Workers’ compensation insurance is another choice. Although many farmers are not obligated to carry workers’ compensation for their employees, and the majority also do not have to carry it for themselves, some farmers choose to cover themselves with a policy. These farmers are attracted to the fact that workers’ compensation covers lost wages (at a percentage) as well as mileage to doctor visits and a benefit for suffering a loss of limb, permanent disability, and death, for example. Of course, there are limitations, with the primary one being that the injury must have been in the course of work. That can be difficult to prove if we’re talking about COVID-19 illness. Farmers also may not be able to see their regular doctor if the injury is covered by a workers’ compensation policy. Again, each person will have to weigh the costs and benefits for themselves.

Farmers also endure the huge risk of their employees getting sick or injured. Any effort a farmer can devote to helping workers prevent problems and get back on their feet may be a wise choice.

First and foremost, farmers can do many things to prevent the risk of COVID-19 transmission at the workplace. Most farmers are likely already increasing sanitation procedures and requiring masks while working. Consider using a cohort-based approach to task assignments so that individuals are only exposed to a limited number of colleagues while at work. An ounce of prevention being worth a pound of cure, consider what you can do to empower workers to get a vaccine. Time off and educational materials can incentivize participation. Employers are legally allowed in many circumstances to require a vaccine as a condition of continued employment. At the same time, opinions vary on the moral suitability of that path, especially considering the negative experience of many farmworker populations when it comes to public health and medical research initiatives.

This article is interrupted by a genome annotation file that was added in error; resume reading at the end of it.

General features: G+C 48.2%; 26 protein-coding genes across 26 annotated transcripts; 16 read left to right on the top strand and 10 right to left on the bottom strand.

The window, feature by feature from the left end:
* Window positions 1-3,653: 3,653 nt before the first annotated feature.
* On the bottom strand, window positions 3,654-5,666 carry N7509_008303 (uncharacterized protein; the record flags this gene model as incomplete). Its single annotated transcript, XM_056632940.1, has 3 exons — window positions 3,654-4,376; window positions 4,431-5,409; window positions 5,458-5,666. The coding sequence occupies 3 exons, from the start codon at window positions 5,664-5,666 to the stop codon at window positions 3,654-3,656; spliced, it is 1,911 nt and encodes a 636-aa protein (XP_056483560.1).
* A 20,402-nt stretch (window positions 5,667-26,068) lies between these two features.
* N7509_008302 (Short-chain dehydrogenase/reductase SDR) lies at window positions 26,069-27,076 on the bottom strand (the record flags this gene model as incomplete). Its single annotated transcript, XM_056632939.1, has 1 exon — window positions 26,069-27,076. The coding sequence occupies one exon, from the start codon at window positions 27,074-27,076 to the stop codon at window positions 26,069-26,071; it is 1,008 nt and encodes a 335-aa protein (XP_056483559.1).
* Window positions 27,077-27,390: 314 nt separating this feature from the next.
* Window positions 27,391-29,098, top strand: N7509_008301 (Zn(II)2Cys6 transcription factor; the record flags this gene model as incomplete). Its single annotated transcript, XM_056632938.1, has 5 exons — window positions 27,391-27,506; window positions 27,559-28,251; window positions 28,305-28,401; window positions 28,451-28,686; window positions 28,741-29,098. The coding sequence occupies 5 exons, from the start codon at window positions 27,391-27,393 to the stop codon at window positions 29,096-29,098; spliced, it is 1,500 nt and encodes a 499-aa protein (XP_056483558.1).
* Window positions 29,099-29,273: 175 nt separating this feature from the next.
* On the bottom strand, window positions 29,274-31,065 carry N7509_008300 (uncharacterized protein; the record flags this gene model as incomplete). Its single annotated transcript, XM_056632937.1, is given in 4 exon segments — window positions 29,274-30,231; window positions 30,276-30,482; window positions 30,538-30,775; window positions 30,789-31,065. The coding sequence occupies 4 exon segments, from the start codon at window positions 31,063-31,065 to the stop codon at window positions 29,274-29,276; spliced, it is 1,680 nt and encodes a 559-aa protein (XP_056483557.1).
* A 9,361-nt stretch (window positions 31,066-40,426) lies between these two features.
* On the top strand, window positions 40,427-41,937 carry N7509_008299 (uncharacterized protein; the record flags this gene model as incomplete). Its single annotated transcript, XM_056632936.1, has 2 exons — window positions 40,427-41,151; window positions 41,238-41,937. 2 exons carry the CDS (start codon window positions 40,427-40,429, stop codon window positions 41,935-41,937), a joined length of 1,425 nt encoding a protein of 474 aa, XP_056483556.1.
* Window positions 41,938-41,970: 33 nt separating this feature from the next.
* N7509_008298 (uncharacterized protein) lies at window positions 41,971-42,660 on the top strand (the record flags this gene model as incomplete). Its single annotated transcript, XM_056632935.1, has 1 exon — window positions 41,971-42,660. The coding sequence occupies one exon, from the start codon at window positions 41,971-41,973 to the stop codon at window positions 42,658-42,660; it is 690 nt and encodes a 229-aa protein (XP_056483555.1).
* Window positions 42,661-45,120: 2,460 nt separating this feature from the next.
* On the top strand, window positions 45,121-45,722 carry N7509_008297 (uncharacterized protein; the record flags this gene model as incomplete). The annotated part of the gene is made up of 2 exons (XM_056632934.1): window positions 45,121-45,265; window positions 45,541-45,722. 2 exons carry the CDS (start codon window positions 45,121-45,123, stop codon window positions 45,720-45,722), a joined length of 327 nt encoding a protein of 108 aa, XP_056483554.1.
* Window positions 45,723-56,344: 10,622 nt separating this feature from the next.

Early in the pandemic, the news coverage and politicians focused on potential liability for business owners whose operations contribute to spread COVID-19, either among employees or customers. The risk of legal liability for transmission between workers is much reduced where the business is following best practices. Review the Centers for Disease Control’s checklist for agricultural risk assessment and control planning for COVID-19 for a full list of recommendations.

When it comes to liability for transmission to customers, the risk is quite small for a couple of reasons. It will be difficult for most customers to demonstrate that the farm was indeed the source of their transmission. And, even if a customer is able to establish that, they would likely need to prove some form of negligence or wrongdoing, which will be challenging.